Arabic scripts

Kufic scriptKufic script

Eastern Kufic scriptEastern Kufic script

Eastern Kufic scriptEastern Kufic script

Maghribi scriptMaghribi script

Maghribi scriptMaghribi script

Square Kufic scriptSquare Kufic script

Square Kufic scriptSquare Kufic script

Following the revelation of Islam in the seventh century AD, Arabic was established as the language and script of the Muslim empire.

Muslims must learn the Qur'an in its original Arabic. Therefore Arabic spread with Islam and was eventually used to write languages such as Persian (Iran), Urdu (India and Pakistan), Dari (Afghanistan), Ottoman Turkish (until 1928) and the languages of Indonesia and Malaysia (until recently).

There are many different styles of Arabic scripts.

Angular scripts

Kufic developed around the end of the seventh century in Kufa, Iraq (from which it takes its name) and other centres. Until about the eleventh century it was the main script used to copy Qur'ans. The simple and elegant forms were embellished over time.

Eastern Kufic was developed by Persian calligraphers during the tenth century and is distinguished by short, angled strokes.

Maghribi script evolved in North Africa (the Maghreb) and Spain in the tenth century. Forms of this script are still used in this region today.

Square Kufic appears from the thirteenth century on coins, tilework and elsewhere in the lands of the Mongols and their successors.

Rounded scripts

As the decorative potential of Kufic was increasingly exploited, it became ever more difficult to read and was gradually abandoned for general use during the eleventh and twelfth centuries. Rounded scripts were used since early Islamic times for everyday correspondence on papyrus for example, whereas Kufic was reserved for more formal public texts.

The letter alif. The calligrapher Muhammad ibn Muqla (died AD 940) is credited with establishing rules for writing rounded scripts that would make them as well proportioned and as beautiful as the Kufic script and therefore appropriate for writing the Qur'an. The guiding principle was the use of a circle, the letter alif, and a dot formed by pressing the pen diagonally on paper so that the length of the dot's equal sides is the same width as the pen nib. This provided the proportional grid for all letters.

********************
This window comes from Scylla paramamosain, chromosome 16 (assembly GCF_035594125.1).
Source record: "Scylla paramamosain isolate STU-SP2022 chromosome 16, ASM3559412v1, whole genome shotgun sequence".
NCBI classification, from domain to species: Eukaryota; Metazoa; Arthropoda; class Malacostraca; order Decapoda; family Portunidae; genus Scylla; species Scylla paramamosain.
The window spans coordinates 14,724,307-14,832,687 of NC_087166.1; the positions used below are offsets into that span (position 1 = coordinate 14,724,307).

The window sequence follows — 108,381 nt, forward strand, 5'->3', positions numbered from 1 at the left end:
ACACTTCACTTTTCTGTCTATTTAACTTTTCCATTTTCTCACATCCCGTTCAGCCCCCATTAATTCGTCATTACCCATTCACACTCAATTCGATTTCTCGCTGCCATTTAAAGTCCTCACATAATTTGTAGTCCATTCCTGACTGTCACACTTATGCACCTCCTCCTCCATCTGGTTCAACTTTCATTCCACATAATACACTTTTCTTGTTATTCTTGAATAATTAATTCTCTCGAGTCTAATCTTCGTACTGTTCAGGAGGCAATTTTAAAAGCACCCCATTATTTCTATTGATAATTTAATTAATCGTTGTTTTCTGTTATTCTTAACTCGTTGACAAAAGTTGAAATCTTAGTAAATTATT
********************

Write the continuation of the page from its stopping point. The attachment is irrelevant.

Naskh is the 'copyists' hand mainly used from the twelfth century for writing government documents and also for copying the Qur'an.

Thuluth, meaning 'one third', is often used for monumental inscriptions and was particularly favoured by the Mamluk sultans of Egypt (AD 1250-1517).

Nasta'liq is the 'hanging script'. According to legend it was perfected by the fifteenth-century calligrapher Mir Ali al-Tabrizi after dreaming of flying geese. It was popular in Iran and Mughal India from the sixteenth century but is rarely used to copy the Qur'an.

Divani was developed by Ottoman Turkish calligraphers during the fifteenth century and often used on documents.

Alphabet and numerals

The Arabic alphabet is written from right to left and consists of twenty-eight letters which are created from seventeen different letter shapes. In modern Arabic dots above and below letters help to distinguish them from each other. In early Arabic these dots were frequently omitted. Many of the letters change their shape depending on where they are situated within a word.

Arabic numerals were developed in India in the fifth century AD and spread with Islam, replacing Roman numerals. In the ingenious Indo-Arabic method, any quantity could be represented by figures using a decimal point. The numerals, unlike the alphabet, are written from left to right. Their shapes have evolved over the centuries.

The scripts have been copied by Nassar Mansour.